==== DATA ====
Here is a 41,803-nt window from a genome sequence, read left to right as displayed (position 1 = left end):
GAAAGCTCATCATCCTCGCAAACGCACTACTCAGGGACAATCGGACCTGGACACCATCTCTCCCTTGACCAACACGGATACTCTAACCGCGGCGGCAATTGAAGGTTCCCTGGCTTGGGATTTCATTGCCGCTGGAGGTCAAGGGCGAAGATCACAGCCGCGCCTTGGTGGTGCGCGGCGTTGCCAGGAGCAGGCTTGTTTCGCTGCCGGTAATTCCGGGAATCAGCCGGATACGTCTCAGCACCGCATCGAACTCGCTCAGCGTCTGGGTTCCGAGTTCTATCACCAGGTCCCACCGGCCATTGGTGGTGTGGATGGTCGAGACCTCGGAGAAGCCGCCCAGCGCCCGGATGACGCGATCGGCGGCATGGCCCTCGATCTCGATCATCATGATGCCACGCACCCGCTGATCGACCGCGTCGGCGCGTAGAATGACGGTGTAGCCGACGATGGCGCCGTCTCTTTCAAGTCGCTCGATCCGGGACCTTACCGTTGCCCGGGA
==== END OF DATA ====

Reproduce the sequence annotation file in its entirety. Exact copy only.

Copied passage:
Here is a 41,803-nt window from a genome sequence, read left to right as displayed (position 1 = left end):
GAAAGCTCATCATCCTCGCAAACGCACTACTCAGGGACAATCGGACCTGGACACCATCTCTCCCTTGACCAACACGGATACTCTAACCGCGGCGGCAATTGAAGGTTCCCTGGCTTGGGATTTCATTGCCGCTGGAGGTCAAGGGCGAAGATCACAGCCGCGCCTTGGTGGTGCGCGGCGTTGCCAGGAGCAGGCTTGTTTCGCTGCCGGTAATTCCGGGAATCAGCCGGATACGTCTCAGCACCGCATCGAACTCGCTCAGCGTCTGGGTTCCGAGTTCTATCACCAGGTCCCACCGGCCATTGGTGGTGTGGATGGTCGAGACCTCGGAGAAGCCGCCCAGCGCCCGGATGACGCGATCGGCGGCATGGCCCTCGATCTCGATCATCATGATGCCACGCACCCGCTGATCGACCGCGTCGGCGCGTAGAATGACGGTGTAGCCGACGATGGCGCCGTCTCTTTCAAGTCGCTCGATCCGGGACCTTACCGTTGCCCGGGA